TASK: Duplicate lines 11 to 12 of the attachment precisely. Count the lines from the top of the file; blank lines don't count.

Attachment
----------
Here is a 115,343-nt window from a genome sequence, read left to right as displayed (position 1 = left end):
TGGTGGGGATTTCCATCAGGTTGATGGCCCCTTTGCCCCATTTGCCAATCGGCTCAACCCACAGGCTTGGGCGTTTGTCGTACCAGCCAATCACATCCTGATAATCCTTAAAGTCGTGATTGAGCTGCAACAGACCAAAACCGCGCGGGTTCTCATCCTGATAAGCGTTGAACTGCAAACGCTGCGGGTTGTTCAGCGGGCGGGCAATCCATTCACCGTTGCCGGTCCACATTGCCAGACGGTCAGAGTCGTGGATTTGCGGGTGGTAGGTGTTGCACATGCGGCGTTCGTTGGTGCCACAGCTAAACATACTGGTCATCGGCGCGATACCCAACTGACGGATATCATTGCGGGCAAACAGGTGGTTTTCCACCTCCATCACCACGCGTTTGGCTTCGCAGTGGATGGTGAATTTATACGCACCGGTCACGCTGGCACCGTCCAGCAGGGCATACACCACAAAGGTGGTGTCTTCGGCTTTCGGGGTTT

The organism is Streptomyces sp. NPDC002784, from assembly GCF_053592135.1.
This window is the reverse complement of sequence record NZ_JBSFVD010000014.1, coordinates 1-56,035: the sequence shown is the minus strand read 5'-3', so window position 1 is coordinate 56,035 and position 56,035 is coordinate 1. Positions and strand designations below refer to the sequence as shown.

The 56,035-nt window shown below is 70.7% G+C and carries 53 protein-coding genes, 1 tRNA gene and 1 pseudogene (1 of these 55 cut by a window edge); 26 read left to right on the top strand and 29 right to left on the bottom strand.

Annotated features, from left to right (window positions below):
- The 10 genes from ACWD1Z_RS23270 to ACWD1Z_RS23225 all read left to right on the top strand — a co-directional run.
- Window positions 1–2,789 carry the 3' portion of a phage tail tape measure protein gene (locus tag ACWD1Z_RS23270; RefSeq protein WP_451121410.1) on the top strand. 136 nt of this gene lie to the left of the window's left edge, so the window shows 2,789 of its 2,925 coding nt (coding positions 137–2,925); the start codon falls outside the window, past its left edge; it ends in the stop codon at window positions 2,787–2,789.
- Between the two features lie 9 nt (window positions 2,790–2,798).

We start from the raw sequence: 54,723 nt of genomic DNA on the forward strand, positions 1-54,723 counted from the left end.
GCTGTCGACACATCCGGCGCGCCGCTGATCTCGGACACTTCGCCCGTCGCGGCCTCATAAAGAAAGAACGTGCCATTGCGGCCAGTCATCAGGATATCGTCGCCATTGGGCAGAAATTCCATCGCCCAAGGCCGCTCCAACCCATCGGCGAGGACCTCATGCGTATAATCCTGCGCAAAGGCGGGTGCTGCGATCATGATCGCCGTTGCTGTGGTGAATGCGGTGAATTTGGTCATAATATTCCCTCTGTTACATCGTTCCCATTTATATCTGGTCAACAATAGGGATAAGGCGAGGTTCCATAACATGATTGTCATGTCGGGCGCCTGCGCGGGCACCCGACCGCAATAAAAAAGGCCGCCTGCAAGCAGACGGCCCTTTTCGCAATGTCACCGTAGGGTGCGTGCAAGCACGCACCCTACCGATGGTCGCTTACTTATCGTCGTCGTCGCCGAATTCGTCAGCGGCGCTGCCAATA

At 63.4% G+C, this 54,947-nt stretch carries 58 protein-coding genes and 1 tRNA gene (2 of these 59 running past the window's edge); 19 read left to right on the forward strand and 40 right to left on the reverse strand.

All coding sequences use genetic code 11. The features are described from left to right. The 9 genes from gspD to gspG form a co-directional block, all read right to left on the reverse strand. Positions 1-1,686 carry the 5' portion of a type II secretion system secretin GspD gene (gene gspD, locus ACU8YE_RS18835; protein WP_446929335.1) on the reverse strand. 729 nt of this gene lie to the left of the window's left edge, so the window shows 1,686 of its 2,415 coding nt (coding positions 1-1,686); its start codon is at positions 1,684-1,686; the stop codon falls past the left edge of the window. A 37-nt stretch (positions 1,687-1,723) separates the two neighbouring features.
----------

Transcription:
GCTGTCGACACATCCGGCGCGCCGCTGATCTCGGACACTTCGCCCGTCGCGGCCTCATAAAGAAAGAACGTGCCATTGCGGCCAGTCATCAGGATATCGTCGCCATTGGGCAGAAATTCCATCGCCCAAGGCCGCTCCAACCCATCGGCGAGGACCTCATGCGTATAATCCTGCGCAAAGGCGGGTGCTGCGATCATGATCGCCGTTGCTGTGGTGAATGCGGTGAATTTGGTCATAATATTCCCTCTGTTACATCGTTCCCATTTATATCTGGTCAACAATAGGGATAAGGCGAGGTTCCATAACATGATTGTCATGTCGGGCGCCTGCGCGGGCACCCGACCGCAATAAAAAAGGCCGCCTGCAAGCAGACGGCCCTTTTCGCAATGTCACCGTAGGGTGCGTGCAAGCACGCACCCTACCGATGGTCGCTTACTTATCGTCGTCGTCGCCGAATTCGTCAGCGGCGCTGCCAATA

At 63.4% G+C, this 54,947-nt stretch carries 58 protein-coding genes and 1 tRNA gene (2 of these 59 running past the window's edge); 19 read left to right on the forward strand and 40 right to left on the reverse strand.